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‘I should have known better’: Lower Kootenay Band chief disappointed by grant allocation

The head of the Lower Kootenay Band says they were “deceived” in being left out of funding from a provincial grant program.

During a Creston town council meeting, Nasukin Jason Louie said he was unhappy with the allocation of the Growing Communities Fund.

The Town of Creston, among other local governments, is receiving funds, and Louie says the LKB should have been on that list.

“LKB was supposed to be included and then, in the end, was excluded.”

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Louie says Nelson-Creston MLA Brittny Anderson reached out to him and spoke over dinner regarding possible funds and asked for a “wish list”.

Louie named three main things: the construction of a fitness centre, proper housing, and funds for continuing their meal program.

He says he was led to believe funds would be heading their way but was choked not see the LKB on the list of governments receiving the grant.

“I didn’t hear anything, and then started seeing her posts celebrating, and I emphasize the word celebrating, with these different communities.”

After reaching out, Louie says he was told the grant was for local governments.

“And my reply was, the Lower Kootenay Band is a government. So I feel like we were deceived.”

In the end, Louie was told of some grants and proposals the LKB could have applied for themselves.

“I’m just feeling foolish. I should have known better,” lamented Louie.

“Here’s an example of truth and reconciliation. There was no truth. To this day, no reconciliation. It should never have been put out there, we were led on to believe that we were going to be helped.”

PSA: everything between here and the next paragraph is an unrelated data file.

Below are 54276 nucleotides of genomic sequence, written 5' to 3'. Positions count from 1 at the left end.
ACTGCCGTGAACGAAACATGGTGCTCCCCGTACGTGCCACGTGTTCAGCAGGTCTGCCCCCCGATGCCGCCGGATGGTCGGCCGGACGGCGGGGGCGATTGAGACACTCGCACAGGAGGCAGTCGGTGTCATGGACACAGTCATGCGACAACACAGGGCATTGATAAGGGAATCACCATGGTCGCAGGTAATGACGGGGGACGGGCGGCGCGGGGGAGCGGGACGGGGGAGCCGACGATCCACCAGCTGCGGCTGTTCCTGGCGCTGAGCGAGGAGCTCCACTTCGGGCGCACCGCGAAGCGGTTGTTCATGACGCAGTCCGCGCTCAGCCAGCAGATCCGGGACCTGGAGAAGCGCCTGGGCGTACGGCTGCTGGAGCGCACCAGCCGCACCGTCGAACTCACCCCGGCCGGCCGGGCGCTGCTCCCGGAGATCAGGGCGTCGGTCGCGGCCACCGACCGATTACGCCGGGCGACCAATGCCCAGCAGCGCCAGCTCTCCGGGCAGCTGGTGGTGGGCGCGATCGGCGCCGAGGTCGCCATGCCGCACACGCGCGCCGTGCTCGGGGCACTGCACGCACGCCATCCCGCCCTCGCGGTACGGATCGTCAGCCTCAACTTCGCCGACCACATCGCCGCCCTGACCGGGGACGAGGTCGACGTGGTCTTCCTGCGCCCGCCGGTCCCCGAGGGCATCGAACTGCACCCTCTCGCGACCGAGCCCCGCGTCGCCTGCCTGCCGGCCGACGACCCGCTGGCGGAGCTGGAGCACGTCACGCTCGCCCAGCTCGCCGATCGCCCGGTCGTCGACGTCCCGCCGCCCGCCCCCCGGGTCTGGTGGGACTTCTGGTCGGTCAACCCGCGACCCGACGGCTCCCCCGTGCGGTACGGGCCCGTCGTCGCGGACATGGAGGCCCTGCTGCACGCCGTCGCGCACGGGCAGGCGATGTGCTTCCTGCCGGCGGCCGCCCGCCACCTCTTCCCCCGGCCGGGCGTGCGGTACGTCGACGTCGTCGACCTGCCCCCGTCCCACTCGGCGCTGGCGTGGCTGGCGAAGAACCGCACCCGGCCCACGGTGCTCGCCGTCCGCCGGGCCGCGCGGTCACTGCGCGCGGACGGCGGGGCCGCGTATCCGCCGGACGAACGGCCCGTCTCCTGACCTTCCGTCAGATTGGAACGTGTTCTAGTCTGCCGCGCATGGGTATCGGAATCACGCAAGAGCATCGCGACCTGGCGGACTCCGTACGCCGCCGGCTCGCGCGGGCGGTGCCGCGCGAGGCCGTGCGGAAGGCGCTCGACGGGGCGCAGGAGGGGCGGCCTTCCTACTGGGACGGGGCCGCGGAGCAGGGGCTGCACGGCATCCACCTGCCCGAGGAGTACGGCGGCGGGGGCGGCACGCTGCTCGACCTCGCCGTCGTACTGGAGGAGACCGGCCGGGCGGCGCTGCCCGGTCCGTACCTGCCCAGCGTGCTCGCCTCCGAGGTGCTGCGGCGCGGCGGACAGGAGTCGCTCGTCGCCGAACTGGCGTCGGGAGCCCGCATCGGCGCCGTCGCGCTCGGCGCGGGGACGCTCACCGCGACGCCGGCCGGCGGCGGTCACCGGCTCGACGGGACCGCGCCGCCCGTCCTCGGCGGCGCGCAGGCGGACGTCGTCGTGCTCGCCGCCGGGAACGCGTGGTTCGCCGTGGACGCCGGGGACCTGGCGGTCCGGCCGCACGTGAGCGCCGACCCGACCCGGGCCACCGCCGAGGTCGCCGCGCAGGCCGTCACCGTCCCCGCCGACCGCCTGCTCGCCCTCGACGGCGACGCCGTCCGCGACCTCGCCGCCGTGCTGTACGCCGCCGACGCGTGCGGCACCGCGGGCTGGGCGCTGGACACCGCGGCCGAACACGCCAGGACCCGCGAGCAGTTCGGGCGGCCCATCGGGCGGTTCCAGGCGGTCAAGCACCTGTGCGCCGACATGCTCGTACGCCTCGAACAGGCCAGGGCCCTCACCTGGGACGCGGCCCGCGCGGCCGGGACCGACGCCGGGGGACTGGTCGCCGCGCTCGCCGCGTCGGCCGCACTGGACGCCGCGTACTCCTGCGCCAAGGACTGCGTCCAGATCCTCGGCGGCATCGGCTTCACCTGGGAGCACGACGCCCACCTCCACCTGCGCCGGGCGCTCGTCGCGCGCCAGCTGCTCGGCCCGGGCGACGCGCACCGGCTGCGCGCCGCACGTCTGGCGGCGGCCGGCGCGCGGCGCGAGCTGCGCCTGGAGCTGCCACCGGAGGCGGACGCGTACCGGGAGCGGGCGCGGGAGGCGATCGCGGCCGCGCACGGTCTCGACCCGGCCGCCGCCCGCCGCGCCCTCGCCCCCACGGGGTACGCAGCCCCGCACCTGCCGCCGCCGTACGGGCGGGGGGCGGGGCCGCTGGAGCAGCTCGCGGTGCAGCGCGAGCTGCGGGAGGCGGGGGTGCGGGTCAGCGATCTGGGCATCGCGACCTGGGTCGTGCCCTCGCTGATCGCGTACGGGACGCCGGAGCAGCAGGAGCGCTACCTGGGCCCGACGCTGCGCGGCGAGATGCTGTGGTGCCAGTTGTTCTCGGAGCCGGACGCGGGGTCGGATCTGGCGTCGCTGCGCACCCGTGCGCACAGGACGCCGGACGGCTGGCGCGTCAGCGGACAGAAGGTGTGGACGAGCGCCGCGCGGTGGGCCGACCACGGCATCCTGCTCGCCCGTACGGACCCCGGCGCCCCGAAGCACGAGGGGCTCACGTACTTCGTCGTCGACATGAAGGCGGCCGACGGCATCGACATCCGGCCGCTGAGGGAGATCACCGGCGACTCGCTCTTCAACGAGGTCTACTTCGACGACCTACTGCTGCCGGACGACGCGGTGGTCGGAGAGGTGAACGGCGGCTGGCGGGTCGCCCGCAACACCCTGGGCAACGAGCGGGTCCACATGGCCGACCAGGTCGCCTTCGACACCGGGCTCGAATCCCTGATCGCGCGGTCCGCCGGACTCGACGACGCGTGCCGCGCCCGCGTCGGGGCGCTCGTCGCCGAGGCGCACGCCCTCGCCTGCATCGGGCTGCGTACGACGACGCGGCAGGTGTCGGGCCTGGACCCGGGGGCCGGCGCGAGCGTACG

“Every community right now is thriving except ours. All these ones that receive these large amounts of dollars from this NDP government. And it’s a lesson learned. But I should have known better.”

Louie says more than heartbreaking, it was infuriating to see.

“There’s herself and a couple of ladies jumping in the air and smiling and here we are. We’re not doing that.”

However, Louie says this bump in the road is not going to stop the LKB’s growth. They have, and will continue to, overcome.

“We do have some funds, from startup funds where we’ve got our blueprints [for the fitness centre].”

“And we’ve been slowly working on [housing] with some of the rebates with Fortis. We’re working towards a goal.”

Louie says he brought it to Creston town council after councillor Denise Dumas reached out for ways to grow together as a community.

He asked the town what they were planning on doing with the $2.35 million they are to receive.

There was no immediate answer, something Louie says he expected.

“We do not have that luxury of not having an answer. It is a privilege that we don’t have. It’s a luxury that we don’t have. And I just want the general public to know this very deceitful act that happened.”

He said it was a perfect opportunity after Dumas wanted to meet and talk about truth and reconciliation being more than just lip service.

“The Lower Kootenay Band doesn’t give up. We’re going to keep moving forward. At some point in the future, you will see our fitness centre. We will have energy-efficient heating and cooling systems. And who knows, maybe we’ll have a whole year’s supply of funding for our meal program.”

MyCrestonNow reached out to MLA Anderson to respond.

“As an MLA, I work with every community in my constituency, including First Nations, to understand their needs and advocate on their behalf. I welcome everyone to reach out to me with ideas, questions, or concerns about our provincial government,” stated Anderson in response.

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